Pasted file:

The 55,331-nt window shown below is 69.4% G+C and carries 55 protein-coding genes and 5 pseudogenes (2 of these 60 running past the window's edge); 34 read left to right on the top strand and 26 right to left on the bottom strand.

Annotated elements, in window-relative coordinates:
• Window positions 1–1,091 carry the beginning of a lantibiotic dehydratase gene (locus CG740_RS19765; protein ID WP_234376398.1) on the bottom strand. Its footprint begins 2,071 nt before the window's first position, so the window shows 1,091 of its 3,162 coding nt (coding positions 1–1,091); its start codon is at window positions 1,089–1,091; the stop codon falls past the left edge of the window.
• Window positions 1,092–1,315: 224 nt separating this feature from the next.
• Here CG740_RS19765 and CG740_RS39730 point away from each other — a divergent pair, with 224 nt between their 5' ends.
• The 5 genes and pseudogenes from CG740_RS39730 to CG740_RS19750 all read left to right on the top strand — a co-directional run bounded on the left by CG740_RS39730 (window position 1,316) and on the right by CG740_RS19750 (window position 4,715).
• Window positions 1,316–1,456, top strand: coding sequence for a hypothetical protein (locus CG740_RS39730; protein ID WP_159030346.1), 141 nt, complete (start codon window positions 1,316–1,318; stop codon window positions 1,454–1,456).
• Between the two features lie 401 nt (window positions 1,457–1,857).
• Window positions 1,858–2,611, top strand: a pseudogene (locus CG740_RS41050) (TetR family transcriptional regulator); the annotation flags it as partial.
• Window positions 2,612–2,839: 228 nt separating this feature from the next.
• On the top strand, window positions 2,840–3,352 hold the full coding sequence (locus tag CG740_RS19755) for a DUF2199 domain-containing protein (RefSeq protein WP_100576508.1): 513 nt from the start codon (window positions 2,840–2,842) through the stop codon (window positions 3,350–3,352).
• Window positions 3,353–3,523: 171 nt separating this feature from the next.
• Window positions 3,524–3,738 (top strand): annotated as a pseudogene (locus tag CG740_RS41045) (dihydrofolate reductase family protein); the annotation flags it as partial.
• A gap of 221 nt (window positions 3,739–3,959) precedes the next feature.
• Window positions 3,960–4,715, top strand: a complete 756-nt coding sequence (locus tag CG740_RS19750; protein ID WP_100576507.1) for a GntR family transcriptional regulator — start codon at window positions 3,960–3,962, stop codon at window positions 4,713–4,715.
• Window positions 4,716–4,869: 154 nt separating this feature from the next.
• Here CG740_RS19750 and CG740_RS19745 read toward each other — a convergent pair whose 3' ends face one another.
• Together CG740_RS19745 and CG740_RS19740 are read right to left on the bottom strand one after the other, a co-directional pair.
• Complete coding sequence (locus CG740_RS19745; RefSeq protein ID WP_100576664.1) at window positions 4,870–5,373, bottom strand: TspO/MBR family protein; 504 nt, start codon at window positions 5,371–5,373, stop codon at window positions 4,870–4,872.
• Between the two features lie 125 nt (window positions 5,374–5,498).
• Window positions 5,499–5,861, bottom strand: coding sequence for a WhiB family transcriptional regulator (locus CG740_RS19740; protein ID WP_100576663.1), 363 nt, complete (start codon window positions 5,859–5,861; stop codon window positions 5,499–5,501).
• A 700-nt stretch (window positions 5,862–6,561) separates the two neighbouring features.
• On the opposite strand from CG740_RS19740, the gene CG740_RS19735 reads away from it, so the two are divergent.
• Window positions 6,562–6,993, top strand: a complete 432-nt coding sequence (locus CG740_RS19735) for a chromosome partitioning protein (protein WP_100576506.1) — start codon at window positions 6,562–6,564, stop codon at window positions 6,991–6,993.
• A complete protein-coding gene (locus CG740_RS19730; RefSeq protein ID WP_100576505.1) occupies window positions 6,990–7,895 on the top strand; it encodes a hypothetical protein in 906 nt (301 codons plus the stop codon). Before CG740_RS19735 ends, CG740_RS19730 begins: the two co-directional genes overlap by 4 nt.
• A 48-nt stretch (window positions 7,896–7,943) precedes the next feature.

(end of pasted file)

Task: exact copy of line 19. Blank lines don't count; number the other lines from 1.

• Complete coding sequence (locus CG740_RS19745; RefSeq protein ID WP_100576664.1) at window positions 4,870–5,373, bottom strand: TspO/MBR family protein; 504 nt, start codon at window positions 5,371–5,373, stop codon at window positions 4,870–4,872.